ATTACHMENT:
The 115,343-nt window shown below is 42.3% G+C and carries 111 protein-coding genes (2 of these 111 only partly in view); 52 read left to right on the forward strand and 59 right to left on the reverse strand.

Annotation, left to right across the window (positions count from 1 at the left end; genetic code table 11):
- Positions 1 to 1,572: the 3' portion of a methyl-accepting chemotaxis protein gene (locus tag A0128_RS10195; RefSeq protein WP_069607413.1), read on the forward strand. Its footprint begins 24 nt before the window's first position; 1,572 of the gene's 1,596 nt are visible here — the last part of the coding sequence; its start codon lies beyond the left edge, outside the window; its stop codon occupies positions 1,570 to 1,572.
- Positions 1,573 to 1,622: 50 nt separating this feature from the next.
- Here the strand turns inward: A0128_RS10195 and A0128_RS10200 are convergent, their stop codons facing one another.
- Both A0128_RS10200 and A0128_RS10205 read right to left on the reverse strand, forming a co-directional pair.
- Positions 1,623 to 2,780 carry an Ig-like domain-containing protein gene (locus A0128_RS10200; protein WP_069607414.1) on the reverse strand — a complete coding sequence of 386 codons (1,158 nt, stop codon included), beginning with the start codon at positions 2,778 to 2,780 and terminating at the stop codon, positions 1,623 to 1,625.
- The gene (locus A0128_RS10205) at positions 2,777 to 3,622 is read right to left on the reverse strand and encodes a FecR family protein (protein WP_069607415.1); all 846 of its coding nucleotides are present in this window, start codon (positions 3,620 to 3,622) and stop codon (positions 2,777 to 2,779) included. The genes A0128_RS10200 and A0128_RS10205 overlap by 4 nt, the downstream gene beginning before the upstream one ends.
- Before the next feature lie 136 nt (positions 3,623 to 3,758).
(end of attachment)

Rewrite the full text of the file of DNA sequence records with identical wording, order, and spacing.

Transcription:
The 115,343-nt window shown below is 42.3% G+C and carries 111 protein-coding genes (2 of these 111 only partly in view); 52 read left to right on the forward strand and 59 right to left on the reverse strand.

Annotation, left to right across the window (positions count from 1 at the left end; genetic code table 11):
- Positions 1 to 1,572: the 3' portion of a methyl-accepting chemotaxis protein gene (locus tag A0128_RS10195; RefSeq protein WP_069607413.1), read on the forward strand. Its footprint begins 24 nt before the window's first position; 1,572 of the gene's 1,596 nt are visible here — the last part of the coding sequence; its start codon lies beyond the left edge, outside the window; its stop codon occupies positions 1,570 to 1,572.
- Positions 1,573 to 1,622: 50 nt separating this feature from the next.
- Here the strand turns inward: A0128_RS10195 and A0128_RS10200 are convergent, their stop codons facing one another.
- Both A0128_RS10200 and A0128_RS10205 read right to left on the reverse strand, forming a co-directional pair.
- Positions 1,623 to 2,780 carry an Ig-like domain-containing protein gene (locus A0128_RS10200; protein WP_069607414.1) on the reverse strand — a complete coding sequence of 386 codons (1,158 nt, stop codon included), beginning with the start codon at positions 2,778 to 2,780 and terminating at the stop codon, positions 1,623 to 1,625.
- The gene (locus A0128_RS10205) at positions 2,777 to 3,622 is read right to left on the reverse strand and encodes a FecR family protein (protein WP_069607415.1); all 846 of its coding nucleotides are present in this window, start codon (positions 3,620 to 3,622) and stop codon (positions 2,777 to 2,779) included. The genes A0128_RS10200 and A0128_RS10205 overlap by 4 nt, the downstream gene beginning before the upstream one ends.
- Before the next feature lie 136 nt (positions 3,623 to 3,758).